There are no nice ones. After two dozen surgeries to get 10-year old August ‘Auggie’ Pullman (Jacob Tremblay) seeing and speaking he’s still terribly disfigured but mom Isabelle (Julia Roberts) has decided it’s time for him to go to regular school after years of educating him at home. It’s the first time he’s gone out without wearing his astronaut helmet. Dad Nate (Owen Wilson) and older sister Via (Izabela Vidovic) help out but it’s mainly been Isabelle who’s done the heavy lifting and Via has been left out and retreats to her estranged grandmother (Sonia Braga) in Coney Island when she needs attention. Auggie meets the wise and kind school principal Mr Tushman (Mandy Patinkin) who has him introduced around the school by some kids but Auggie still gets bullied terribly. He wins over some students through his smarts, especially at science where he’s top dog. However when he wears a different Halloween costume than the one his friend Jack Will (Noah Jupe) expects, Auggie overhears him saying something terrible and it seems like everything is lost … Not everything in this world is about you. A film about facial disfigurement that manages to be truly humane without ever stooping to the mawkish or trite? Surely some mistake. And maybe it’s Mask. Well, that was then, this is now. This adaptation of R.J. Palacio’s 2012 novel is a kind of miracle of text and performance and not just by that fine young actor Tremblay. Everyone here gets their moment in a family that has other problems – sister Via is overlooked, Isabelle doesn’t speak to her mother, the marriage is strained because of the constant caring needed for Auggie. Isabelle had a promising career and was mid-thesis when Auggie came along and her life was put on hold. Roberts never looks for pity in the role and the plot keeps everyone afloat.  Even Daisy the dog needs more from the family members than they realise. That’s good writing. The screenplay is by Jack Thorne, Steven Conrad and director Steven Chbosky, who knows something about young people as we know from that other marvellous film about kids, The Perks of Being a Wallflower, based on his own book. Right here the issues of middle school, our responsibilities to others, competitive friendship and rivalries are nailed with precision. Auggie can’t change the way he looks so maybe we can change the way we see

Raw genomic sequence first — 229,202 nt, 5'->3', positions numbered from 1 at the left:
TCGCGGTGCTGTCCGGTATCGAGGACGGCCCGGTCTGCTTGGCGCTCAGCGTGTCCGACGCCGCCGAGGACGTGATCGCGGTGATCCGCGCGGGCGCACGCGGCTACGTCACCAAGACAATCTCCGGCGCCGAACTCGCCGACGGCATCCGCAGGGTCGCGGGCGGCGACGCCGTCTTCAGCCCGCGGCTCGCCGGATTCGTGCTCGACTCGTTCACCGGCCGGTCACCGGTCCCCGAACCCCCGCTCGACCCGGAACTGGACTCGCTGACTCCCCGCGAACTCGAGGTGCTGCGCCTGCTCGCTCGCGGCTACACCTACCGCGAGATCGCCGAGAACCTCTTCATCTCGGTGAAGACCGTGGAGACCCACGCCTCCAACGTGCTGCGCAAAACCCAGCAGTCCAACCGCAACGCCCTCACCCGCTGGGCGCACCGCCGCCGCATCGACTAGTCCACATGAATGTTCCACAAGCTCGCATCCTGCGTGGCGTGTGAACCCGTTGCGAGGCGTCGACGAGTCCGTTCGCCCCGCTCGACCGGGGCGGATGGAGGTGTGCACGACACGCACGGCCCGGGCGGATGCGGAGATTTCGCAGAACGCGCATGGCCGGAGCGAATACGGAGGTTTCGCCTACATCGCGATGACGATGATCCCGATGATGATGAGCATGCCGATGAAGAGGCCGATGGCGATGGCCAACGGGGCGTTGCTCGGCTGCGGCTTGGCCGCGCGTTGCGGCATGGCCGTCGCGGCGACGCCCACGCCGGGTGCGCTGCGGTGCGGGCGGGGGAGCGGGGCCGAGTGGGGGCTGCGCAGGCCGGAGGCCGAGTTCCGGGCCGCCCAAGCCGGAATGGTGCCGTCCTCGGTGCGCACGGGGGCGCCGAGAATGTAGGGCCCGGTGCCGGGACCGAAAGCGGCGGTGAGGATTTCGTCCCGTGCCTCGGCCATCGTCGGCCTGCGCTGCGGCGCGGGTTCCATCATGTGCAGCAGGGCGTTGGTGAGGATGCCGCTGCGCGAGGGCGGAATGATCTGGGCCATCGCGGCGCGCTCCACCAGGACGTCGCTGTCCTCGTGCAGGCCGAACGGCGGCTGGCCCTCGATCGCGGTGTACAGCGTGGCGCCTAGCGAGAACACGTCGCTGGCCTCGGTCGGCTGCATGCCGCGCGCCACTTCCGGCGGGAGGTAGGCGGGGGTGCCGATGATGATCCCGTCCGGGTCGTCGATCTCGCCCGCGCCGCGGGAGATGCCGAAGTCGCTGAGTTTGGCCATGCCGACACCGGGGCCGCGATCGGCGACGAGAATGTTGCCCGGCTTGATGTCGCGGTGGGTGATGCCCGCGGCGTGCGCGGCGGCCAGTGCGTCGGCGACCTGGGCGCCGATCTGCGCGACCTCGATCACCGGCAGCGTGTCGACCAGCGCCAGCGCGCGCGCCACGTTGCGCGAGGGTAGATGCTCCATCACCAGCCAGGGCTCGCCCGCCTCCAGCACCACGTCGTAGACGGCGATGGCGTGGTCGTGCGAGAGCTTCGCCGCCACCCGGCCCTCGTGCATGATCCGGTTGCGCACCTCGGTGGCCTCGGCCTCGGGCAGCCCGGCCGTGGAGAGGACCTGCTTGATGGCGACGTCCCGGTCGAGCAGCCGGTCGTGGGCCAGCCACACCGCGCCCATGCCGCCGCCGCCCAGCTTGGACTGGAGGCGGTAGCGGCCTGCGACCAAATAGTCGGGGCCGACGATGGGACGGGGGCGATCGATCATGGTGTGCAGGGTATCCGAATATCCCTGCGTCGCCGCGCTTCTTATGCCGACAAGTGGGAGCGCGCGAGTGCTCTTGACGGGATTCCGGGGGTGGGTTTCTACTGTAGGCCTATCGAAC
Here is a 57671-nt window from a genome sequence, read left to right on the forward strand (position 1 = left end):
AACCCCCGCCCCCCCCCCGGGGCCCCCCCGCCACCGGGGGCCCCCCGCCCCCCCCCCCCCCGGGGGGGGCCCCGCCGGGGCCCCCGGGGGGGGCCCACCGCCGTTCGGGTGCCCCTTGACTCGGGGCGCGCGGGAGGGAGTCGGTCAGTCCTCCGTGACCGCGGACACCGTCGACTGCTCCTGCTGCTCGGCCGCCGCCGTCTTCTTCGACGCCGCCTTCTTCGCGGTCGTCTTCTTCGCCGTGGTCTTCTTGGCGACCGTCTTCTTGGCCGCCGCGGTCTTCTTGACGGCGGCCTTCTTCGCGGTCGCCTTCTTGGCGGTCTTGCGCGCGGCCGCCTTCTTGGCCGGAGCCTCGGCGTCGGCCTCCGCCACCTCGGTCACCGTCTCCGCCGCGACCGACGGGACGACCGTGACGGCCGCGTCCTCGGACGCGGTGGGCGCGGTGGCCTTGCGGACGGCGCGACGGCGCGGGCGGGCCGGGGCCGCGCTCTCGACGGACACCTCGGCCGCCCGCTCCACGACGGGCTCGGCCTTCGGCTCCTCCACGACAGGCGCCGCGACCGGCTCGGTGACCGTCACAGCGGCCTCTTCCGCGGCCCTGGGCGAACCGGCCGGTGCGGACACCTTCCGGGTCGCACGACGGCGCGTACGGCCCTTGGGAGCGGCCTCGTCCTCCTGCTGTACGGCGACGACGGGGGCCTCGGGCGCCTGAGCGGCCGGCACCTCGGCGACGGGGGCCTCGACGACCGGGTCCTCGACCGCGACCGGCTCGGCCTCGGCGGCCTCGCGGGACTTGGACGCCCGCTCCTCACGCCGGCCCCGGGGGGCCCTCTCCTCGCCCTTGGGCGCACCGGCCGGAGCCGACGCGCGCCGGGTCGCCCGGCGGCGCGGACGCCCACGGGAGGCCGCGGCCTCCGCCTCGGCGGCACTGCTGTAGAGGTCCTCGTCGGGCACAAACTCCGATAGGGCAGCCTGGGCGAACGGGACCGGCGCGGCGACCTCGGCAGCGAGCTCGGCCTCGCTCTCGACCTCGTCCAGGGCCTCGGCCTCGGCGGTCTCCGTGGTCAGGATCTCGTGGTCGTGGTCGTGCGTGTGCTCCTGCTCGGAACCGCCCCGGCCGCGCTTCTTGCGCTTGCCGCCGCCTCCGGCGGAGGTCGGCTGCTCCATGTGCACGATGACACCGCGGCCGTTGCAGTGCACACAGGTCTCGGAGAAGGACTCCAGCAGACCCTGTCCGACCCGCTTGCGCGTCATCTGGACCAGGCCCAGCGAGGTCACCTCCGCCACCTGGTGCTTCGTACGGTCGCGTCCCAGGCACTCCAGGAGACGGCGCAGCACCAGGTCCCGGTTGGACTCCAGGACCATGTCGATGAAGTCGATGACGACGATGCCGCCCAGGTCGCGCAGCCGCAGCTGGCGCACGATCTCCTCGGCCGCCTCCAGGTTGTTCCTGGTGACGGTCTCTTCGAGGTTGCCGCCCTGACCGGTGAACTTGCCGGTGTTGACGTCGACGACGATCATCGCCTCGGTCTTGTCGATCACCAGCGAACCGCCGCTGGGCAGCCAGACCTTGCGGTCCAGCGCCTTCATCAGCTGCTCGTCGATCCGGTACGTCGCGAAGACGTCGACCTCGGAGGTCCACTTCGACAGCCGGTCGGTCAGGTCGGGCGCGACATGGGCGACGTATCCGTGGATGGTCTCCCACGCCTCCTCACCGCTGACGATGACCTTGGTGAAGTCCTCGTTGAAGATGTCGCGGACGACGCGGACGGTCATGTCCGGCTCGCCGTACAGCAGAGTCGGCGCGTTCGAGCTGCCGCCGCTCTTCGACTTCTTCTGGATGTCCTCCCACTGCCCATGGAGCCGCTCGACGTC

Highly Dangerous (1950)

Highly Dangerous